"He’s done an outstanding job of doing his homework, listening to fans and making the right adjustments to help our organization find competitive advantages."
Tepper has been active in the community, from passing out book bags and school supplies to children to funding the West Charlotte High School basketball team’s trip to Raleigh, North Carolina for the state championship.
He’s done most of it quietly, so as not to direct attention to himself. He chose not to be interviewed for this article.
"In the one year David Tepper has owned the Panthers," Leary said, "I believe [North and South Carolina] have gotten to know him in a way they never knew the previous owner ... in a very personal and passionate way about what’s important to him, the community and the organization."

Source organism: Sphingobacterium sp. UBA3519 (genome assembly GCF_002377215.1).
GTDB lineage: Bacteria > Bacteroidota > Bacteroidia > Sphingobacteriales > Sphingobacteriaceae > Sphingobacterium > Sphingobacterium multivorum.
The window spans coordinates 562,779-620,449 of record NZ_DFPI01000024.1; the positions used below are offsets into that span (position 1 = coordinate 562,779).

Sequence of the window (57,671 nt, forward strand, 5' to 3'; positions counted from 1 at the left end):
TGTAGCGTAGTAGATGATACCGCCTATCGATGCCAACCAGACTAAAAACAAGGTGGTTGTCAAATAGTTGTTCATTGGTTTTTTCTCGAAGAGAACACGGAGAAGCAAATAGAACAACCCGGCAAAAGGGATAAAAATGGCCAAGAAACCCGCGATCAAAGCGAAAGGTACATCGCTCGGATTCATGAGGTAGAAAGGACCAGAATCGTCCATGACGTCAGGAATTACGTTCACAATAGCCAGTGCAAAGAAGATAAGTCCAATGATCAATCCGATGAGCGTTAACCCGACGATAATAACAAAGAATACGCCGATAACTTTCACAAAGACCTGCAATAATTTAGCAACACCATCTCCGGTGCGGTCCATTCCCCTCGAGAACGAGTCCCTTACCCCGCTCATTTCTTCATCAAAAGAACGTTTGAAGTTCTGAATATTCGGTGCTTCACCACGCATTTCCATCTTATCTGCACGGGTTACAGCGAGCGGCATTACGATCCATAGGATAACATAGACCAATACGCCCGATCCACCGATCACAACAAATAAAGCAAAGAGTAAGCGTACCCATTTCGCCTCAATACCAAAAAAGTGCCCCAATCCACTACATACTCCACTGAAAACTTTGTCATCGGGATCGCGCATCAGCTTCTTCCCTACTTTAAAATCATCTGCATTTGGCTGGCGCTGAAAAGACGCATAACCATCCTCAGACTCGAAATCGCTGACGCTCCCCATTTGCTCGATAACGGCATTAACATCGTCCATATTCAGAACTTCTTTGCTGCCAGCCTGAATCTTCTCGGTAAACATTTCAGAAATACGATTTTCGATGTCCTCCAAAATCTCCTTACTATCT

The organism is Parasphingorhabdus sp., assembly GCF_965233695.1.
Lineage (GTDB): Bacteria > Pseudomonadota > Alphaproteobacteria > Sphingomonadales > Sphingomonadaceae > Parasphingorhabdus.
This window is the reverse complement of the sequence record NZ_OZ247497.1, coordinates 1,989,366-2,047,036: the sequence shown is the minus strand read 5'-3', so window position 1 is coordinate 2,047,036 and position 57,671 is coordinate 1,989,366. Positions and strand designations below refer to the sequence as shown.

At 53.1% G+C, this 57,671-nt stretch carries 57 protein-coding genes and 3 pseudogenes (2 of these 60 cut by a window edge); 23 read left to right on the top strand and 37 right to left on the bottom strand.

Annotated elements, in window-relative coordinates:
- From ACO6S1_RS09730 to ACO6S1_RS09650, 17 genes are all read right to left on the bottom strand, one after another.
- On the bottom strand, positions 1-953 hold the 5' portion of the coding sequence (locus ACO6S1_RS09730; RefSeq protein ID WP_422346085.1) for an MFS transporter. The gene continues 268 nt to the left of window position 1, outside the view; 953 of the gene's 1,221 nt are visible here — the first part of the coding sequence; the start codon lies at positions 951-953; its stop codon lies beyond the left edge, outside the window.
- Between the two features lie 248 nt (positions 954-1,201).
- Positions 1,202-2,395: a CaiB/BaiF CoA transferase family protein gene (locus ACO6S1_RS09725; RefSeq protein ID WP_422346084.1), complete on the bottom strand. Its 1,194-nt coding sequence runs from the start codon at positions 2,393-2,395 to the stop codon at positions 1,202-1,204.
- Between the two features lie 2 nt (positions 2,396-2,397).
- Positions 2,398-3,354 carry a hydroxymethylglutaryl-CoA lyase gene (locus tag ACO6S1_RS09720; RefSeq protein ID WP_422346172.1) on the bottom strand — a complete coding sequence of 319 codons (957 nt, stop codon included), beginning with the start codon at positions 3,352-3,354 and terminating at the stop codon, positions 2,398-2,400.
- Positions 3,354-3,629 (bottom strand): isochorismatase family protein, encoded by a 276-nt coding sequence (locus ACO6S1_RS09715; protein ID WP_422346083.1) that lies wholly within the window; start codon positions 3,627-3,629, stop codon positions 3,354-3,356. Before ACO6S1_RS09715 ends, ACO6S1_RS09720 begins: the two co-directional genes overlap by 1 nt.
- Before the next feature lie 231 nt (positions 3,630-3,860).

Last May, the night before being unanimously approved by league owners to purchase the Panthers, Tepper sat in a hotel bar outside of Atlanta and ate a hamburger with reporters swarming the area as they typically do at an owner’s meeting.
This wasn’t trying to stand apart from the mostly buttoned-up owners. Tepper blends in as a regular guy because that’s what he was growing up as the son of an accountant and teacher. He leaves the business suits and fancy attire in his closet except for must-wear situations.
During a May visit to West Charlotte High to be honored for his generosity to the basketball team, Tepper arrived wearing sneakers, jeans, an untucked polo shirt and a Panthers cap.